Posts Tagged ‘rabbis’

In Conversation: Rabbi Andrew Straus

July 27, 2011

One benefit of writing this blog is that it gives me an excuse to sit down and talk with our rabbis at much greater length than I normally would. This is the fourth in an occasional series of interviews with the rabbis of Temple Sinai, my Reform congregation in Oakland, Calif. 

Rabbi Andrew Straus may be 50 and a veteran of three congregations, but he’s the new kid on theTemple Sinai block, having taken over as senior rabbi on July 1st after the retirement of Rabbi Steven Chester. Still, less than a month into his rabbinate here, it’s already clear to me that he is a wonderful addition to the Sinai community.

Rabbi Andrew Straus

Rabbi Straus — whose wife Karen and three children accompanied him from his previous pulpit in Tempe, Arizona — brings warmth, humor, energy and intellectual vigor. During his first Shabbat service at Sinai, he turned the d’var Torah into a room-wide back-and-forth on that week’s Torah portion.

He seemed to already know the names of half the attendees, and the other half he learned by asking them to introduce themselves as they made comments. I suspect that two decades from now, people will be saying the same thing about Rabbi Straus that they said about Rabbi Chester: I can’t imagine Temple Sinai without him. 

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Q: Tell me about why you became a rabbi.

A: I was entering my senior year at Brandeis, about to graduate with a history degree. I didn’t want to go to law school, and I didn’t want to pursue a PhD. So I said, ‘Let me find the longest graduate program that will put off the real world longer than anything else.’ And rabbinic school was another five years of graduate study.

That’s the joke answer, although there’s some truth to it. But more seriously,  I was looking at what I wanted to do with my life. I loved working in the Jewish community, so I started looking at getting a master’s in Jewish education or possibly in Jewish social work. At that time they would teach you education, and throw in a little bit of Judaism. Or they would teach you social work, and throw in a little bit of Judaism. The major focus was on the professional degree, not the Jewish studies.

What I wanted was to study Judaism in a more serious way – and then figure out what to do with it afterwards.

What I’ve since come to realize is that the rabbinate allows me to dabble in all of those areas. I get to do the social work stuff and the counseling; I get to be involved in education; I get to be involved in community organizing and community issues. Sometimes I think I’ve become a jack of all trades, though I’m not sure I’ve mastered any of them.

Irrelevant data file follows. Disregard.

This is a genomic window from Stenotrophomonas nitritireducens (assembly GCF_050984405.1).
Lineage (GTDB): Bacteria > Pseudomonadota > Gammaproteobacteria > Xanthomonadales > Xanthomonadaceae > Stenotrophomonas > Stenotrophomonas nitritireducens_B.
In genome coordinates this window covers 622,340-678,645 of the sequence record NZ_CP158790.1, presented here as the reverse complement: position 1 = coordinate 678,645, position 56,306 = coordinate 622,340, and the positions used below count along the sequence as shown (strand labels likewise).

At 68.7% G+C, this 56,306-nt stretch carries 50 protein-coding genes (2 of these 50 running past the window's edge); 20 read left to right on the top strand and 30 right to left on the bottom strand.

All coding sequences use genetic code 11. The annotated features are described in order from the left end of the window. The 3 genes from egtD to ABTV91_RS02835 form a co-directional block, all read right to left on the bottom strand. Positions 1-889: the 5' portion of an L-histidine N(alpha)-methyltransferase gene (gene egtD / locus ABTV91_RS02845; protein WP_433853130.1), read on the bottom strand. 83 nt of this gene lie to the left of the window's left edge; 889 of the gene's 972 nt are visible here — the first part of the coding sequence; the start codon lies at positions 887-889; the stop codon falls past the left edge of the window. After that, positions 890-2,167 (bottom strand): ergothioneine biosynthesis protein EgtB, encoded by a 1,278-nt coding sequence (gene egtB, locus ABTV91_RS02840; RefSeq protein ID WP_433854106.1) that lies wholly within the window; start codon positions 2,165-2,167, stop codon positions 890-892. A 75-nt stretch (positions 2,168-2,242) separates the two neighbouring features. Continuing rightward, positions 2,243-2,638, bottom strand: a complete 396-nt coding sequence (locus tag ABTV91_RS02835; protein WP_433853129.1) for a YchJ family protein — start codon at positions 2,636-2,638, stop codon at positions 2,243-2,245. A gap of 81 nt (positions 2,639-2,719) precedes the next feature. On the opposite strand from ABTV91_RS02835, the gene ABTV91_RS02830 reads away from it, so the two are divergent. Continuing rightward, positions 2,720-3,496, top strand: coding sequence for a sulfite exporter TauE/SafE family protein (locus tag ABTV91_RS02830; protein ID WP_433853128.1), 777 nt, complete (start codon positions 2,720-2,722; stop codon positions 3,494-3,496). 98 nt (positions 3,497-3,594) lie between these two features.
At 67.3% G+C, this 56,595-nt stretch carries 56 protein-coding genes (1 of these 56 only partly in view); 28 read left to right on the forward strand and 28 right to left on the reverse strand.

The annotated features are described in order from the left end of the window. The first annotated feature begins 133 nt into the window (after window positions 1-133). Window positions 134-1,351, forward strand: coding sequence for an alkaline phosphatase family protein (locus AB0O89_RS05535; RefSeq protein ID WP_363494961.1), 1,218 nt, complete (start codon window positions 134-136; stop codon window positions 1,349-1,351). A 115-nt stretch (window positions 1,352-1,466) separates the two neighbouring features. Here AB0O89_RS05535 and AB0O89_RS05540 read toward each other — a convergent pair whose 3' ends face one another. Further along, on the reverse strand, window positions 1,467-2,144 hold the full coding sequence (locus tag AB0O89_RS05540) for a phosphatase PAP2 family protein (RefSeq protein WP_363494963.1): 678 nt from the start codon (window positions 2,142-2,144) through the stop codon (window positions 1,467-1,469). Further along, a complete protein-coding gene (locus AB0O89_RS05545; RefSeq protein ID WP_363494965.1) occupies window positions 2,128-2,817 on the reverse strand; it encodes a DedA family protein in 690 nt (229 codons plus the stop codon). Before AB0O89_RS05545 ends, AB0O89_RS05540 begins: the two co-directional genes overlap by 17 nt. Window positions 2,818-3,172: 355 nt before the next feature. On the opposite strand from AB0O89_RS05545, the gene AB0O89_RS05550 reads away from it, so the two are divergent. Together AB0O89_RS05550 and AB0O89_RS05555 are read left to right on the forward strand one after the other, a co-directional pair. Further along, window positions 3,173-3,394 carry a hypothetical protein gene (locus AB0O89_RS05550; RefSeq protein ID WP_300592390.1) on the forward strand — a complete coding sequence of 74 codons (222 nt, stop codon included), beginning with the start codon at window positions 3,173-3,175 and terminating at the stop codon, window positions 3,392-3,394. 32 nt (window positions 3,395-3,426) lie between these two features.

Q: What kind of Jewish upbringing did you have?

A: I grew up in Poughkeepsie, N.Y., where my parents were very involved in the Jewish community.  They don’t use the term ‘refugees’ to define themselves, since they left Germany right after Kristallnacht and didn’t go through the camps. But that experience certainly shaped them and how they were involved in the Jewish community.

I very clearly remember going down to New York for Israel Day parades or for Free Soviet Jewry day marches. I remember the Yom Kippur War, just before my Bar Mitzvah, sitting with my father at the J.C.C. and making calls about who was going to donate what to support Israel. I remember some of the doctors in the community leaving to go to Israel for the Yom Kippur War.

For my parents, it was very important we have Shabbat dinner together. And more often than not, we went to Friday night services together too.

Q: Was your family Reform or Conservative? 

A: It was a Conservative congregation, a very liberal Conservative congregation. The first Shabbat that Conservative synagogues were allowed to count women in a minyan, our congregation was doing it, and at the first Shabbat where the Conservative movement gave permission for women to read from the Torah, we called women to the Torah.

Choosing Reform Judaism

Q: What drew you to become a Reform rabbi rather than Conservative?